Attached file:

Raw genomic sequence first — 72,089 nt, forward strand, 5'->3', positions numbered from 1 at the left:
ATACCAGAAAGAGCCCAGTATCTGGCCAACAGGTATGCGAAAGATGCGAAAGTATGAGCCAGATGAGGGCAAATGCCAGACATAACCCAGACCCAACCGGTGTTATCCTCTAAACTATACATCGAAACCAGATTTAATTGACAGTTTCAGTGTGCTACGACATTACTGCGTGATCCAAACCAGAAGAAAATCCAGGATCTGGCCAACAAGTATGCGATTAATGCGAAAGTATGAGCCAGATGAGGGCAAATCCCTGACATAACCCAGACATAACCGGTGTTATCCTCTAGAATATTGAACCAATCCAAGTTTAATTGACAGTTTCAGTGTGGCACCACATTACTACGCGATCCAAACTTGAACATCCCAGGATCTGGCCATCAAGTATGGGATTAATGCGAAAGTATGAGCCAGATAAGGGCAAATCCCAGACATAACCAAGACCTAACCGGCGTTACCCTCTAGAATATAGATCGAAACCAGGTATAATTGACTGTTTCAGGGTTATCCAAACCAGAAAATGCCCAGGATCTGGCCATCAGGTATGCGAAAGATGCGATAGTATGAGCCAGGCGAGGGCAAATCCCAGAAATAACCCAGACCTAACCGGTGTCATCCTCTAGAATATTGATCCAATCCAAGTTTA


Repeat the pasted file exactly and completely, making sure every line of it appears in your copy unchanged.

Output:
Raw genomic sequence first — 72,089 nt, forward strand, 5'->3', positions numbered from 1 at the left:
ATACCAGAAAGAGCCCAGTATCTGGCCAACAGGTATGCGAAAGATGCGAAAGTATGAGCCAGATGAGGGCAAATGCCAGACATAACCCAGACCCAACCGGTGTTATCCTCTAAACTATACATCGAAACCAGATTTAATTGACAGTTTCAGTGTGCTACGACATTACTGCGTGATCCAAACCAGAAGAAAATCCAGGATCTGGCCAACAAGTATGCGATTAATGCGAAAGTATGAGCCAGATGAGGGCAAATCCCTGACATAACCCAGACATAACCGGTGTTATCCTCTAGAATATTGAACCAATCCAAGTTTAATTGACAGTTTCAGTGTGGCACCACATTACTACGCGATCCAAACTTGAACATCCCAGGATCTGGCCATCAAGTATGGGATTAATGCGAAAGTATGAGCCAGATAAGGGCAAATCCCAGACATAACCAAGACCTAACCGGCGTTACCCTCTAGAATATAGATCGAAACCAGGTATAATTGACTGTTTCAGGGTTATCCAAACCAGAAAATGCCCAGGATCTGGCCATCAGGTATGCGAAAGATGCGATAGTATGAGCCAGGCGAGGGCAAATCCCAGAAATAACCCAGACCTAACCGGTGTCATCCTCTAGAATATTGATCCAATCCAAGTTTA